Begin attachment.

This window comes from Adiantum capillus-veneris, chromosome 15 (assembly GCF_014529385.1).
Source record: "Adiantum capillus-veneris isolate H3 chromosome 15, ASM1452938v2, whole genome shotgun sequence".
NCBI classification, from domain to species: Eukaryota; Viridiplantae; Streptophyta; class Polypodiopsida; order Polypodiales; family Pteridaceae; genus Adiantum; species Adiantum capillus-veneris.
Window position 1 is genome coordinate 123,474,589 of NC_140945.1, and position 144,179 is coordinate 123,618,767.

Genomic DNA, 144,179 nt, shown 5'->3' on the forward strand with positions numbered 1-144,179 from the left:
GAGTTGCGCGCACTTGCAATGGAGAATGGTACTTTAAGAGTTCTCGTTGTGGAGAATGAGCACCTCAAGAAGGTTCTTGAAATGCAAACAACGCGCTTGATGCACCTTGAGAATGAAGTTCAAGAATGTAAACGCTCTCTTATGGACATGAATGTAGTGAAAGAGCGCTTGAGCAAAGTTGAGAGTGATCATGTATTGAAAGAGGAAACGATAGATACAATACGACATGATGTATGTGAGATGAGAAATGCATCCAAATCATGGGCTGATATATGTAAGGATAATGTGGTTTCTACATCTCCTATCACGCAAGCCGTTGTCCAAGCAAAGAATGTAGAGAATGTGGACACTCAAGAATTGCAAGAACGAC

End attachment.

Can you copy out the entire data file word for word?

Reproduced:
This window comes from Adiantum capillus-veneris, chromosome 15 (assembly GCF_014529385.1).
Source record: "Adiantum capillus-veneris isolate H3 chromosome 15, ASM1452938v2, whole genome shotgun sequence".
NCBI classification, from domain to species: Eukaryota; Viridiplantae; Streptophyta; class Polypodiopsida; order Polypodiales; family Pteridaceae; genus Adiantum; species Adiantum capillus-veneris.
Window position 1 is genome coordinate 123,474,589 of NC_140945.1, and position 144,179 is coordinate 123,618,767.

Genomic DNA, 144,179 nt, shown 5'->3' on the forward strand with positions numbered 1-144,179 from the left:
GAGTTGCGCGCACTTGCAATGGAGAATGGTACTTTAAGAGTTCTCGTTGTGGAGAATGAGCACCTCAAGAAGGTTCTTGAAATGCAAACAACGCGCTTGATGCACCTTGAGAATGAAGTTCAAGAATGTAAACGCTCTCTTATGGACATGAATGTAGTGAAAGAGCGCTTGAGCAAAGTTGAGAGTGATCATGTATTGAAAGAGGAAACGATAGATACAATACGACATGATGTATGTGAGATGAGAAATGCATCCAAATCATGGGCTGATATATGTAAGGATAATGTGGTTTCTACATCTCCTATCACGCAAGCCGTTGTCCAAGCAAAGAATGTAGAGAATGTGGACACTCAAGAATTGCAAGAACGAC